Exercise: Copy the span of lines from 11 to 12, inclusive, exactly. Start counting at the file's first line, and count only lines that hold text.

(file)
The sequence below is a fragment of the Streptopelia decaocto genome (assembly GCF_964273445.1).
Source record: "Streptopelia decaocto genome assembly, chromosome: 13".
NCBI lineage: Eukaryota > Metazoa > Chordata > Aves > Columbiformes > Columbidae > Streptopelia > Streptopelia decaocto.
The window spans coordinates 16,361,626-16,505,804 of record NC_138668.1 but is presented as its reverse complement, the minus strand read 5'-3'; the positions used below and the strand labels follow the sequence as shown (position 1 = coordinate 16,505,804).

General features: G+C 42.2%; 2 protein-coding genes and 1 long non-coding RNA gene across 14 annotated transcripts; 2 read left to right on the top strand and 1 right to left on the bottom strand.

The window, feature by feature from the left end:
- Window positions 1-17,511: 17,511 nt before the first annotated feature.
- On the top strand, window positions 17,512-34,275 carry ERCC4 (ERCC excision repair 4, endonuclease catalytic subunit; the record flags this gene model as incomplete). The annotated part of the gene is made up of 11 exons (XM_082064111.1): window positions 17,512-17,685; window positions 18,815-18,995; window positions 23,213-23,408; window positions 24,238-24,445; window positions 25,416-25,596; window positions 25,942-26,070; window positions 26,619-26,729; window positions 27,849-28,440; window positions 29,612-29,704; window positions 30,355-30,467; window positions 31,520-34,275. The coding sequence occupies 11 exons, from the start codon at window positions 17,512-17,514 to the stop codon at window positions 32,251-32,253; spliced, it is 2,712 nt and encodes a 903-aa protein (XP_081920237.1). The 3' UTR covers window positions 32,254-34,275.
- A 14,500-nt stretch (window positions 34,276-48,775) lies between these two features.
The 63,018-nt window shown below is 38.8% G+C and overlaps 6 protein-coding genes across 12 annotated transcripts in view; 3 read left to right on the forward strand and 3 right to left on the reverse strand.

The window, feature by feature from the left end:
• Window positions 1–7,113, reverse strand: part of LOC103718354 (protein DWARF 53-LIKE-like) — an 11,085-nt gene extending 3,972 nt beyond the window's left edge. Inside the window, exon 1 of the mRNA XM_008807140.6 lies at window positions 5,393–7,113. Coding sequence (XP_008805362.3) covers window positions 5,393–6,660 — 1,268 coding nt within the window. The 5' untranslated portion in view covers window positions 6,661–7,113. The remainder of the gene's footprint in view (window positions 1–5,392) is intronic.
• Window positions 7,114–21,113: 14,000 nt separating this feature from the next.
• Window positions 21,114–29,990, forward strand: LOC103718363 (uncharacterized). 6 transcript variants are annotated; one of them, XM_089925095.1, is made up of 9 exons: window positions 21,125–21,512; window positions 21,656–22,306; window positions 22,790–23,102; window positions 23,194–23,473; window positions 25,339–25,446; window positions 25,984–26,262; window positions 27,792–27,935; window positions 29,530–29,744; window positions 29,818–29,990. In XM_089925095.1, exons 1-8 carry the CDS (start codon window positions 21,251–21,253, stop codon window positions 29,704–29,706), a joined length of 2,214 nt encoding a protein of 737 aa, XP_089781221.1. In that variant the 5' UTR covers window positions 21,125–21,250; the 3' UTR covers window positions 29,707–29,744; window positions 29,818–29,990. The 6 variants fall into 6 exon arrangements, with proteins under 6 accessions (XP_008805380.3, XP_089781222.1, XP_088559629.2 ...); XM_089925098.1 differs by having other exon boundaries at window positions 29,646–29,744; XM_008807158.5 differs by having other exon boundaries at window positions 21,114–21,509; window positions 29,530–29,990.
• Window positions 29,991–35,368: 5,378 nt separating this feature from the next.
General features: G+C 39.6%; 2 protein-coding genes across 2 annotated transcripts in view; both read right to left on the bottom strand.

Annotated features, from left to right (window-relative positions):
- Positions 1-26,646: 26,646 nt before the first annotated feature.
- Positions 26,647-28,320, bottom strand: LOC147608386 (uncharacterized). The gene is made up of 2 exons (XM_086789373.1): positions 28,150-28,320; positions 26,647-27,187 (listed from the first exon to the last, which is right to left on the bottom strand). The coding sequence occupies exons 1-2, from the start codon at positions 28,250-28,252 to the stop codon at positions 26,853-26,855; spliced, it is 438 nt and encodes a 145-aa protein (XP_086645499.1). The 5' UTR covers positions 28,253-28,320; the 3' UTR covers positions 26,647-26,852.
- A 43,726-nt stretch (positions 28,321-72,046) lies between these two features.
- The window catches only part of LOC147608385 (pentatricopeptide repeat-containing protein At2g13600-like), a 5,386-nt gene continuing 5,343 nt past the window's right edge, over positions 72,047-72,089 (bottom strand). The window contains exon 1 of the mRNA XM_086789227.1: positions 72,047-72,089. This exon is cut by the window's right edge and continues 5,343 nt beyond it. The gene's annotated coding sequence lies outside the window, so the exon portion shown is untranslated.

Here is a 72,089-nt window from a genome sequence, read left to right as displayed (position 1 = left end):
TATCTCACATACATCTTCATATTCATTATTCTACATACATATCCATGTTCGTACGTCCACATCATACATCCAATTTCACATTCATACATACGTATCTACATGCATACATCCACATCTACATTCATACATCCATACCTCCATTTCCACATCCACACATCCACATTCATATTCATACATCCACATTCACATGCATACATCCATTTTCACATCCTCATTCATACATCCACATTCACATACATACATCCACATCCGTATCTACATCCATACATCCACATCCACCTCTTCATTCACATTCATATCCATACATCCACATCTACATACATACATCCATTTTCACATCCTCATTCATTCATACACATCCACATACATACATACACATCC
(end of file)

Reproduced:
The window, feature by feature from the left end:
• Window positions 1–7,113, reverse strand: part of LOC103718354 (protein DWARF 53-LIKE-like) — an 11,085-nt gene extending 3,972 nt beyond the window's left edge. Inside the window, exon 1 of the mRNA XM_008807140.6 lies at window positions 5,393–7,113. Coding sequence (XP_008805362.3) covers window positions 5,393–6,660 — 1,268 coding nt within the window. The 5' untranslated portion in view covers window positions 6,661–7,113. The remainder of the gene's footprint in view (window positions 1–5,392) is intronic.